Monday, June 4, 2012

Zombiism: The Downside

By Meg Curtis

Zombies contend with the ultimate victimization. They suffer from stereotyping which casts them as dirty, unsightly (to say the very least and then some), frightening, and even egregiously hungry. So, are we describing a teenaged rebel here, or what?

How many of us know a zombie well enough to assess these attributes? I will admit that I know a good many individuals who talk about zombies, appear to believe in zombies, and may even be interested in dating zombies, but I don’t know one dead-on zombie, do you?

In fact, the interest in dating zombies completely baffles me.  Who wants to hear endless tales of, “Boy, you should have known me when I was dead….” I know enough dead-heads already, and aspire to know no more. If I wanted to hear about life under the dirt, I’d live there myself.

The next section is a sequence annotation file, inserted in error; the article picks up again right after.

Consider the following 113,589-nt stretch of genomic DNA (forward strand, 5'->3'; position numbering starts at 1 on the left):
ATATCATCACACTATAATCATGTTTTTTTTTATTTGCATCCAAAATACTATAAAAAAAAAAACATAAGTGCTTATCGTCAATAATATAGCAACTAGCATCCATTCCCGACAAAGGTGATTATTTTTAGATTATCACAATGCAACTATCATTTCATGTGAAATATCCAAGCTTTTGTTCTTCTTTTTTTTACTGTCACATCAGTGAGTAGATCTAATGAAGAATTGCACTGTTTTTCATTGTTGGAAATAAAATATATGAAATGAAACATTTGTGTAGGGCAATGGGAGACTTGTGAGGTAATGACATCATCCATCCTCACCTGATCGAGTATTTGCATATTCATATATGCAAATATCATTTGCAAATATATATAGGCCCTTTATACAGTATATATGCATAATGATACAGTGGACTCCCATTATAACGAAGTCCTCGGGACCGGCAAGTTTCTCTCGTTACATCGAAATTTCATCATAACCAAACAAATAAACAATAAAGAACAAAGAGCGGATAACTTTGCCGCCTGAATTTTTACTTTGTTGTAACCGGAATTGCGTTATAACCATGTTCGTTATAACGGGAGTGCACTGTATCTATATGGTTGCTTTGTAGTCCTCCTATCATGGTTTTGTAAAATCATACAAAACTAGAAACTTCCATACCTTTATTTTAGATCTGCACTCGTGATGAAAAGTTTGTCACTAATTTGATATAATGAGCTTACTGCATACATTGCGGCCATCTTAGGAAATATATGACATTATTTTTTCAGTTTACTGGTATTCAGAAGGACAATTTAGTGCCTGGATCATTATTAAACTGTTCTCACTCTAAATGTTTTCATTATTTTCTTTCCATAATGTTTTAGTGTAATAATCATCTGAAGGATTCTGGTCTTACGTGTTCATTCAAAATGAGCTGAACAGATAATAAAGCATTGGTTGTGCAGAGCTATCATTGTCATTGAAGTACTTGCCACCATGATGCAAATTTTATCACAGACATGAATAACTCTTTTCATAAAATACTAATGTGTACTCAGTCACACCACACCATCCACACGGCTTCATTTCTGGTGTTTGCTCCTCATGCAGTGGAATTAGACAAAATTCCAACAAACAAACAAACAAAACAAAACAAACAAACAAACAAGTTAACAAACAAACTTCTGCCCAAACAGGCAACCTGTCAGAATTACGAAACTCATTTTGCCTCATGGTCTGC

Verifying a zombie defies all determination. What do we do—take a blood sample? That could get us in serious trouble with the law. Imagine yourself explaining:  “Look, I was just trying to get a sample of this guy’s blood when he hauled off and bit me.” And yes, I often say: “Bite me!”

The few men I have suspected of being zombies, I admit it, led me on. They said things like “Can’t get enough sleep.” “Can’t find my underwear—you got it?” “Maybe should wear a paper bag on my head.” I wanted to inquire as to their zombie persuasion, but left them in the closet.  

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